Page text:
Friday, August 11, 2006

Let's get real here...

Commenting on Bush Jr's statement that “this nation is at war with Islamic fascists...," Parvez Ahmed, board chairman of the Washington-based Council on American-Islamic Relations wrote Thursday in an open letter to President Bush:

"Unfortunately, your statement this morning that America 'is at war with Islamic fascists' contributes to a rising level of hostility to Islam and the American-Muslim community...You have on many occasions said Islam is a 'religion of peace’...Today you equated the religion of peace with the ugliness of fascism.”

An OPEN LETTER to Mr. Ahmed

Mr. Ahmed, my friend, Peace be upon you.

With respect, Bush did not equate Islam with fascism; he merely publicly associated the two, which is consistent with the present facts. Mr. bin Laden, for example, has made it plain through his actions that he is both Islamic and fascist (as have any number of very active and associated and non-associated terrorists) and he has made it plain he considers his religion to be tightly woven with his political philosophy, essential to it, in fact. I suppose you could request of Mr. bin laden that he also cease to so closely associate his politics with his faith, but I don't see that happening.

But in any case....

I know there's a certain uncertainty when it comes to defining fascism, but just for clarity, I'll pull some stuff from Wikipedia:

"A recent definition is that by Robert O. Paxton:

"Fascism may be defined as a form of political behavior marked by obsessive preoccupation with community decline, humiliation, or victim-hood and by compensatory cults of unity, energy, and purity, in which a mass-based party of committed nationalist militants, working in uneasy but effective collaboration with traditional elites, abandons democratic liberties and pursues with redemptive violence and without ethical or legal restraints goals of internal cleansing and external expansion."


"Fascism is associated by many scholars with one or more of the following characteristics: a very high degree of nationalism, economic corporatism, a powerful, dictatorial leader who portrays the nation, state or collective as superior to the individuals or groups composing it. Stanley Payne's Fascism: Comparison and Definition (1980) uses a lengthy itemized list of characteristics to identify fascism, including the creation of an authoritarian state; a regulated, state-integrated economic sector; fascist symbolism; anti-liberalism; anti-communism. A similar strategy was employed by semiotician Umberto Eco in his popular essay Eternal Fascism: Fourteen Ways of Looking at a Blackshirt. More recently, an emphasis has been placed upon the aspect of populist fascist rhetoric that argues for a "re-birth" of a conflated nation and ethnic people."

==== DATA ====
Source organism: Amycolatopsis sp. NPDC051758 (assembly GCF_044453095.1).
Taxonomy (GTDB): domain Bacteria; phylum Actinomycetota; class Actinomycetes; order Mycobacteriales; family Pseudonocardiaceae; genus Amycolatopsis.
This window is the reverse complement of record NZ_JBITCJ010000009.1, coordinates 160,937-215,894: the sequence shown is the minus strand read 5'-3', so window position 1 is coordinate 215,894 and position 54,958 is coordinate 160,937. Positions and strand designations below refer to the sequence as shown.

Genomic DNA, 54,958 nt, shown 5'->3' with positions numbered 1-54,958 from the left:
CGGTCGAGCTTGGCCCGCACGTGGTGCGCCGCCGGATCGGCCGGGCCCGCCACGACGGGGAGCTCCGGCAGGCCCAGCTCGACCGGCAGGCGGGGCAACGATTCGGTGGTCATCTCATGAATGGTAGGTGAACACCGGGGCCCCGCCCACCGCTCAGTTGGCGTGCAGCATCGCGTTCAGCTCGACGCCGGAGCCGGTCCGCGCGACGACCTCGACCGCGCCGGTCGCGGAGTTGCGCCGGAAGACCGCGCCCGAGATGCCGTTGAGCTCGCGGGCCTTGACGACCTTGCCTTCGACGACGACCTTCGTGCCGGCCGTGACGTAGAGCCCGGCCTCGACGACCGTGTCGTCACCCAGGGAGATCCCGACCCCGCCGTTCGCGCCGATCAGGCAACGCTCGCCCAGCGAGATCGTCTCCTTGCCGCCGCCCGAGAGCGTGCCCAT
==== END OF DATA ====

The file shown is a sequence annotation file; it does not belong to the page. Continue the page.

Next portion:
True, it is absolutely possible to be Islamic and not fascist, as it is possible to be fascist but not Islamic, and you, I and Mr. Bush all know that--and so do, for example, most North Americans. But the fact remains, we are at war with Islamic fascists. I'd be thrilled were that not the case, but, alas, it is so. Unless, of course, you don't think the bulk of the above definitions of fascist apply to the majority of Islamic folks with whom we are at war, but you haven't explained how that might be. Or, of course, if you don't think the folks we are at war with are Islamic, but that would be an even more difficult case to make.

I know full well that you are afraid that people will equate the two, and it is a plain fact that many people have already done so, so you have good reason to be afraid. But the situation will not be helped by evasion on your part when the connection is brought into the open; that just makes you look dishonest. Worse, it makes you look both dishonest and sneaky when you ask others to ignore or suppress the connection. I'm not accusing you of being either; it just sadly looks that way.

The big problem with that is: your evasiveness, which might well be more accurately described and understood as confusion based on embarrasment or fear (or what?? You tell me...), does unfairly increase distrust of your faith given that you are a spokesman by choice. I am sorry you might be embarrased or afraid, or both, but whatever it is that is behind your actions: it doesn't help.

With sincere best wishes,


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